Music for Screens: Winter 2013
The floodgates have long been opened for those wanting to license film music. But startup Score Revolution is attempting to set itself apart by offering quality over quantity — and sharing the wealth. Launching this month, the service aims to simplify the process of licensing a traditionally convoluted area of music, while teaming with producers and rights holders to generate a profit.
Co-founder Ian Hierons, a former executive at soundtrack label Milan Records, observed a trove of valuable assets sitting dormant on the shelves of music owners. And with music supervisors and licensors having long been frustrated by the complexity of obtaining rights — often from multiple parties — the opportunity for a licensing “facilitator” was ripe.
Hierons teamed with Seth Kaplan and Christine Russell, founders of talent agency Evolution Music Partners (who represent primarily film composers), to develop a unique business model — in short, to partner with rights holders, “untangle” the licensing process, and create a simple and elegant interface for a massive catalog of music.
“It’s basically an unbiased film music marketplace,” says Russell.
They set out to curate a discerning collection rather than aggregate everything under the sun. “You go to sites with a lot of instrumental music,” says Russell, “but maybe 2% is stuff people want to license. Every piece of music we take on board is something we evaluated based on our experience in this business.”
Score Revolution has tapped the musical storehouses of Lionsgate, StudioCanal and Lakeshore, in addition to (German) Constantin Film and (Italian) Cattleya, yielding tracks from some of the biggest names in movie music as well as a slew of “new” foreign discoveries. Film music is usually the property of producers and production companies, and any profit-sharing agreements with composers are spelled out in their contract upon hire. Some composers do retain rights ownership of their music, and Score Revolution has brokered deals with a few such individuals.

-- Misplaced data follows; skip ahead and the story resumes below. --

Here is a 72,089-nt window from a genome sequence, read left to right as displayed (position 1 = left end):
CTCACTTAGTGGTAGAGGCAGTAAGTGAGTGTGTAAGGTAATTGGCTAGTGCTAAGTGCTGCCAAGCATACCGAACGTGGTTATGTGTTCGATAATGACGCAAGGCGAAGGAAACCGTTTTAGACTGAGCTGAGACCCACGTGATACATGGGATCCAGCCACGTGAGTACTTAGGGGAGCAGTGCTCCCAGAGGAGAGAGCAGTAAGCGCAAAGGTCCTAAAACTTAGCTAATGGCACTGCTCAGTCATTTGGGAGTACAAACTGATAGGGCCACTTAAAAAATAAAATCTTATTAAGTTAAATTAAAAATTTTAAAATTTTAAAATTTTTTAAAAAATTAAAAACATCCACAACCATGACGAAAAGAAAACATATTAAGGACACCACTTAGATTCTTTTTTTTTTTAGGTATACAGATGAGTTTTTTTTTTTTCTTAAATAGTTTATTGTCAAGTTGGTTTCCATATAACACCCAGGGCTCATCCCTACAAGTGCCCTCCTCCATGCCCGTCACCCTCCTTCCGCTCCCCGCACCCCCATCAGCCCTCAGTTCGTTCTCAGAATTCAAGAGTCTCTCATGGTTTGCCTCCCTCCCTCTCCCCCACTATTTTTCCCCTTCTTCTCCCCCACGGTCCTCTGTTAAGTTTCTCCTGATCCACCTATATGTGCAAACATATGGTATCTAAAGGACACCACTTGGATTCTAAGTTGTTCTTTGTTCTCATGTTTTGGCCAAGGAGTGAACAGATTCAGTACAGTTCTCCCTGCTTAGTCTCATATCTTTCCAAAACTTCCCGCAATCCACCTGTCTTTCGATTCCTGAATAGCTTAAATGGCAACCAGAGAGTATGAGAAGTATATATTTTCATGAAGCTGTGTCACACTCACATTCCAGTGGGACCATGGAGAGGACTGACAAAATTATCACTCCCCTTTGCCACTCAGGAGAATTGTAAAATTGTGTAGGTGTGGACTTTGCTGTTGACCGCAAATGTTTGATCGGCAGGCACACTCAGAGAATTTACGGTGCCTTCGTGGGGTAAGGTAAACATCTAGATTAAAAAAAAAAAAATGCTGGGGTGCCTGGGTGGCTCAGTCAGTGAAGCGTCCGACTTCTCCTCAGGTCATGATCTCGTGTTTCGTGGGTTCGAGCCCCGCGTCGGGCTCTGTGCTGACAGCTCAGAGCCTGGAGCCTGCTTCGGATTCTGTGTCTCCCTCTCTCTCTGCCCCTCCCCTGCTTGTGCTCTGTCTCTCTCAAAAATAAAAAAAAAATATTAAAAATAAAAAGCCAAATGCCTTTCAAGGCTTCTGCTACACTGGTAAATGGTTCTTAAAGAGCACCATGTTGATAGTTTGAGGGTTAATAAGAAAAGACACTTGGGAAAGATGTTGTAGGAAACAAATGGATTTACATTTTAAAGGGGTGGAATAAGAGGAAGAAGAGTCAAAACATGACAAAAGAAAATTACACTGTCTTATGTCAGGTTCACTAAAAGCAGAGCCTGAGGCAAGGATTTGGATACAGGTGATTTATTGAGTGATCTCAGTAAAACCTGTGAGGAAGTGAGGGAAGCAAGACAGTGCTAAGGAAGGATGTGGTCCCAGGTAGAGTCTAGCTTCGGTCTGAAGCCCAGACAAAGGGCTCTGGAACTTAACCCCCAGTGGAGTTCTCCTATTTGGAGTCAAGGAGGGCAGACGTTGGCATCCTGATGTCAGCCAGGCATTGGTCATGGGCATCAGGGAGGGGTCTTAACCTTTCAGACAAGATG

Licensors looking for music on Score Revolution’s website are aided by a search function that allows them to upload a piece of music and find matches — via acoustic algorithms — in sound or mood. The team worked with Danish company Syntonetic to tailor the technology firm’s popular MoodAgent (used by Spotify and many mobile apps) for their customers. A keyword and filter search allows users to browse the catalog down to the minutest instrument, genre and tempo.
“We looked at this from every perspective and worked out how to deliver an intuitive and streamlined search process,” Hierons says. Potential licensors can search the site from anywhere in the world, download music to sample, and request quotes.
Film music is commonly, and most valuably, licensed for secondary use in advertising and movie trailers, but it is also desired for video games, film and television productions, and websites. Licensing has become the new record business in the pop world, suggests Hierons, and there is a similar demand for movie music. “In a sense we’re taking a record company model,” he says.
Rights (both recording and publishing are needed) to film music can fetch between $40,000-$50,000 — with iconic pieces worth as much as $2 million. Profits are divided between Score Revolution and rights holders based on a fee split and on the amount of music included in each partnership deal.
The existence of a “one-stop shop” for licensing film music is not unprecedented. A similar service was recently launched, Cutting Edge Film Scores, which boasts a bank of 6,000 tracks by such composers as Desplat (“The King’s Speech”) and Cliff Martinez (“Drive”). The approaches differ, however, in that Cutting Edge obtains ownership of the rights to their music (much of their catalog, in fact, comprises scores they helped bankroll).
“We want to empower rights holders to make money,” says Hierons by contrast.
Christoph Becker, music manager of Constantin Film (the “Resident Evil” series), praises Score Revolution for providing an abundance of solutions — from “how to present our score catalog in a contemporary fashion” to “how to get additional marketing muscle behind our score assets … and how to do all this with people who are more than just business partners.”
“Our aim is to become the ubiquitous place to go for film music,” says Kaplan. “And it’s all based on relationships and trust.”